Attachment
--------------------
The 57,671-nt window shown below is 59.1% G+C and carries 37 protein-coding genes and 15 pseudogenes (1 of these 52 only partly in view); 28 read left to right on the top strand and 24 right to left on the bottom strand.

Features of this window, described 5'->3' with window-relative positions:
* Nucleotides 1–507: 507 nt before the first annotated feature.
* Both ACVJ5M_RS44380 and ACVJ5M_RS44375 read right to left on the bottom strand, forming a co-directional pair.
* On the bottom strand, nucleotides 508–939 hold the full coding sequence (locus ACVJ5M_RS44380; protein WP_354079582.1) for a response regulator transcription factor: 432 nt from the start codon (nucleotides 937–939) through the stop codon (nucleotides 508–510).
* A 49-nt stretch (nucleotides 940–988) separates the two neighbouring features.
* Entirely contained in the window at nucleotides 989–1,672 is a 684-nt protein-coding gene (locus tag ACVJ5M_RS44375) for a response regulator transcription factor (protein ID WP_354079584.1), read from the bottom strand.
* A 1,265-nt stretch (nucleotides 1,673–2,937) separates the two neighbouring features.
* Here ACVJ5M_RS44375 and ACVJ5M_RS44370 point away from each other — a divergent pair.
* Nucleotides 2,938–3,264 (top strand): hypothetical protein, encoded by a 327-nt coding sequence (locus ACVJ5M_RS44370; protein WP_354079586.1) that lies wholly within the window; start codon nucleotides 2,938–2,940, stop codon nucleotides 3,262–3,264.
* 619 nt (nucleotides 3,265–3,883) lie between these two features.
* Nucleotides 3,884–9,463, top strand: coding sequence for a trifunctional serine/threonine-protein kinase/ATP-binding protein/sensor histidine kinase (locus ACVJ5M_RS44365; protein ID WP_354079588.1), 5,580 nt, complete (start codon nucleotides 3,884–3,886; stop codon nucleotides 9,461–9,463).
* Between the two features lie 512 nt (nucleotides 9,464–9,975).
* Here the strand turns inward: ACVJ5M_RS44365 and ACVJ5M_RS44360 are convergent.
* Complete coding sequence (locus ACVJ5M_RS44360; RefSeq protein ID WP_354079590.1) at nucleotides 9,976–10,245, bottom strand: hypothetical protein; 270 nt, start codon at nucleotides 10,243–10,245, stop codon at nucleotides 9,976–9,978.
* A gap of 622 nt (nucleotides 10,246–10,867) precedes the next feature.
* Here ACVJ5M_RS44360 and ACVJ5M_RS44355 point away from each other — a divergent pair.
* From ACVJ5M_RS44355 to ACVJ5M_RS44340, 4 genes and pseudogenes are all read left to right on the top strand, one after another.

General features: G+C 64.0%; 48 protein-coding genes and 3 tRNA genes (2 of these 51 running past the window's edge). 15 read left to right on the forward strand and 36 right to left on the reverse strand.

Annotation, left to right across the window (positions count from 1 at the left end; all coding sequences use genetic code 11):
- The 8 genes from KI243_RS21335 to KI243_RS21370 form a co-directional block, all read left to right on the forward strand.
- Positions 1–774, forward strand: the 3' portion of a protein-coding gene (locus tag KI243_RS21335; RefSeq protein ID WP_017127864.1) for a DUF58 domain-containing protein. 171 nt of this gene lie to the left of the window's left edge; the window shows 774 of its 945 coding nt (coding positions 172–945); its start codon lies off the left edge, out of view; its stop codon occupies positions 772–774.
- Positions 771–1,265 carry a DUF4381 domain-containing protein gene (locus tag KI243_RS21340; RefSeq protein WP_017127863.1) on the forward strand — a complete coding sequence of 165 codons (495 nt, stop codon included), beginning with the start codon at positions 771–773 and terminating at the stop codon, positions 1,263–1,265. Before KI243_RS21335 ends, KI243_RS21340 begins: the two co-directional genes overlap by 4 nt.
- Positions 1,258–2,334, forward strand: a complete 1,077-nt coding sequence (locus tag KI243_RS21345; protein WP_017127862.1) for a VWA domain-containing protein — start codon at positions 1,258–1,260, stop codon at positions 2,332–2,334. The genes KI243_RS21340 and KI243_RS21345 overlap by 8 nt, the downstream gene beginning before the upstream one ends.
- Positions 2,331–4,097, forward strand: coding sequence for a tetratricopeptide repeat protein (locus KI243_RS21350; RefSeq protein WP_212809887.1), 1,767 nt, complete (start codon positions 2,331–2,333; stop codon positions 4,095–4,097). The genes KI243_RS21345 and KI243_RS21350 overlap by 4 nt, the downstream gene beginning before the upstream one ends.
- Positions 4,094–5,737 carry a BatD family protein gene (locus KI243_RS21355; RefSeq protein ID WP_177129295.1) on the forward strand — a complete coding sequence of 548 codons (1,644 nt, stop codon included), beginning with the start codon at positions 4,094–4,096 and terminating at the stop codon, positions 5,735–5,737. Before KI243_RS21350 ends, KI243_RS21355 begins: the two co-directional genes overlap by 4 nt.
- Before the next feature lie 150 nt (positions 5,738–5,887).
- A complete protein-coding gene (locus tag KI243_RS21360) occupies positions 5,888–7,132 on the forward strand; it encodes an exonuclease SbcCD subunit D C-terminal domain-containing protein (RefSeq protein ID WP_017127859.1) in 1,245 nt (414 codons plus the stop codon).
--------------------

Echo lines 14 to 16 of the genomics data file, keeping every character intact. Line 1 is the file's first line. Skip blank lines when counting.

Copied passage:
* Here the strand turns inward: ACVJ5M_RS44365 and ACVJ5M_RS44360 are convergent.
* Complete coding sequence (locus ACVJ5M_RS44360; RefSeq protein ID WP_354079590.1) at nucleotides 9,976–10,245, bottom strand: hypothetical protein; 270 nt, start codon at nucleotides 10,243–10,245, stop codon at nucleotides 9,976–9,978.
* A gap of 622 nt (nucleotides 10,246–10,867) precedes the next feature.